Jack LaLane, fitness guru, had a saying, “Exercise is king, nutrition is queen, put them together and you’ve got a kingdom.” I’ve noticed, in my adult life, every time I start eating more fruits and vegetables and less junk, I just feel like exercising. And every time I increase my exercise, I am hungrier for healthy food: smoothies, salads, fruit, because they are clean-burning energy foods.
When you aren’t exercising, you forget how GOOD it feels after a workout. I barely worked out at all in the fall, and I forgot how amazing a hard, sweaty workout feels. All I remembered was the hard part of the equation.
There are 2 tricks I use to get myself back into the habit of exercising. The first is to set a time minimum. I will be on this treadmill for 30 minutes (I hate running in the cold). The second is to realize that I am not in shape enough to run for the entire half an hour.
If you’ve ever checked out the Couch to 5K program, that’s the trick I use to keep going. We get stuck in this mindset that we have to get out there and kill ourselves when we are first starting out OR that we should only do 5 minutes, because that is how long we can run. Five minutes is a good start when you are first laying down a habit, but when you have the habit and you are looking to increase your fitness, it’s good to exercise longer.
So once your muscles are warm, you start running, when you feel you heart rate pounding and it’s hurting too much, walk for a while, then run some more, then walk, run, walk, and so on. By doing this you will increase your fitness surprisingly quickly.
I never used the Couch to 5K program exactly, but I used the concept to keep myself from quitting after 7 minutes when my legs were too tired to run another step. You can use the same concept if you can’t run at all. Walk/bike/swim at a faster rate for some of the time and slow down when you get tired.
I picked up my running habit again about a month ago. When I started running ten minutes was tough, if not impossible. Just yesterday, I ran for 30 minutes straight, then walked for 3 minutes until my heart rate came down, and then ran 27 more minutes. If you’ve never ran before in your life, you won’t advance that quickly, but you will gain fitness at an astounding rate.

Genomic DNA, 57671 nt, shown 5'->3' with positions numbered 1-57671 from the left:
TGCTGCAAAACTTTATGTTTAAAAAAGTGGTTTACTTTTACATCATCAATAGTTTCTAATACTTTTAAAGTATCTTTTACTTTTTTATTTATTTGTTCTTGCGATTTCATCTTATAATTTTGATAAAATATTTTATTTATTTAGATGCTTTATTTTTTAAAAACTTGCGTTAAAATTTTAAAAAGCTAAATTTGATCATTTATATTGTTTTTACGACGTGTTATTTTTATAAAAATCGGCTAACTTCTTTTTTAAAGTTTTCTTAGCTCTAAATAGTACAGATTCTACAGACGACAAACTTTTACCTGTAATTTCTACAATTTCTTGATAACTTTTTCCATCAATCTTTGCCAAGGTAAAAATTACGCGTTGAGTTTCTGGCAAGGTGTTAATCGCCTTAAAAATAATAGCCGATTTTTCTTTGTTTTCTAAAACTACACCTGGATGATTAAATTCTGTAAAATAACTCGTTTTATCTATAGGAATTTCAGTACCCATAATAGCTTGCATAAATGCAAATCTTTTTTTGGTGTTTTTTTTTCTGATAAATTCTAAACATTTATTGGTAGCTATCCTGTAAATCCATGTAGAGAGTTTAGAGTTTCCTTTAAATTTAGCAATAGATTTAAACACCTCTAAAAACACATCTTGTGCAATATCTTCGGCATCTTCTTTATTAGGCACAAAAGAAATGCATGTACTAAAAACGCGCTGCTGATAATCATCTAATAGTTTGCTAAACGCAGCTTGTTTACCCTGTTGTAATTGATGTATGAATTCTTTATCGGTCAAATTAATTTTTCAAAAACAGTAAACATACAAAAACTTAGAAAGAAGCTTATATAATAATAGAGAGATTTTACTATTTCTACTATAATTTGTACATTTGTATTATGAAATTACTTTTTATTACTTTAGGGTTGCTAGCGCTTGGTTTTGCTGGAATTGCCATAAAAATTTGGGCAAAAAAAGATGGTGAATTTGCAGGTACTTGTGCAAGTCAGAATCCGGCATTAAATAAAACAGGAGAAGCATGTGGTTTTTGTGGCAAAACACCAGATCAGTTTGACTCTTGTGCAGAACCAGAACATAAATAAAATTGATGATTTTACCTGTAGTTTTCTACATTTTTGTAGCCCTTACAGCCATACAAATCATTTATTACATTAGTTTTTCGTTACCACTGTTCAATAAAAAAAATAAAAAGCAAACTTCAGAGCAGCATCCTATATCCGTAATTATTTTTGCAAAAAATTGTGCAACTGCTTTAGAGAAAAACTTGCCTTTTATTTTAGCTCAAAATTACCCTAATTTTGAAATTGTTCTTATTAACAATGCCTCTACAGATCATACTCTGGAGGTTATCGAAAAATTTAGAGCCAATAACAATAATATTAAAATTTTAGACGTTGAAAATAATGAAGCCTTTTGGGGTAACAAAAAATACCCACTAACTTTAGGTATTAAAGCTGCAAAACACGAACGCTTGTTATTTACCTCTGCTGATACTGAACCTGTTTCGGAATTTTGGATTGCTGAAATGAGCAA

I’ve read plenty of stories about people that went from couch potato to running a marathon in a year or 2. I don’t have time to run a marathon. I only had an hour to run yesterday, because my mother was visiting and watching Caleb.
But you don’t have to go to the gym or run, there are lots of things you can do in one place while your small children are playing. Jumping jacks, squat thrusts, burpees, squats, crunches, pushups, run up and down the stairs (great workout), and lots more I can’t think of right now.
If you have a baby, you may never have that 30 minutes at a time, but you can do 15 minutes as soon as she falls asleep, and 5 minutes while she’s being happy not being held for once. You can strap him to your back and go for a difficult hike. Jogging strollers are always good, if you have a kid that will tolerate them (I didn’t).
The point is you should be doing 30-60 minutes of exercise every day. You need to make it a priority. Do whatever you can to motivate yourself. If your mother is overweight and can’t run around with her grandchildren, use that as your motivation. If you are overweight and can’t run around with your kids, use that. If you want to be super fit, use that. If you want to look good in a bathing suit, use that.
When you are moving, use whatever you can to keep moving. At the gym, I try to run everyone in the room down. The people that were there when I came into the room, better not be the same people as when I leave the room. Pick the fittest person in the room (if you are somewhat fit) and try not to stop running before she or he does.
If you are lucky enough to be able to run away from your home, pick a place to run to. I’m going to run to the Dollar General to get a new toothbrush and run back.
If you are tired that day, give yourself permission to slack off, go easy, but NOT to skip the workout. If you normally run, walk it. If you skip, then something else will fill that time slot, and you might get out of the habit of exercising.
I am going to start a running/walking group this spring and summer at this park that has a walking path that goes around the playground. I want to start a movement of people moving. Mothers especially need to move, if for no other reason than to blow off steam. I’ll let you know how it goes. My start date is the second week of April.
Tell me, what kind of exercise do you like to do? How do you motivate yourself? What are your tricks to keep up the habit?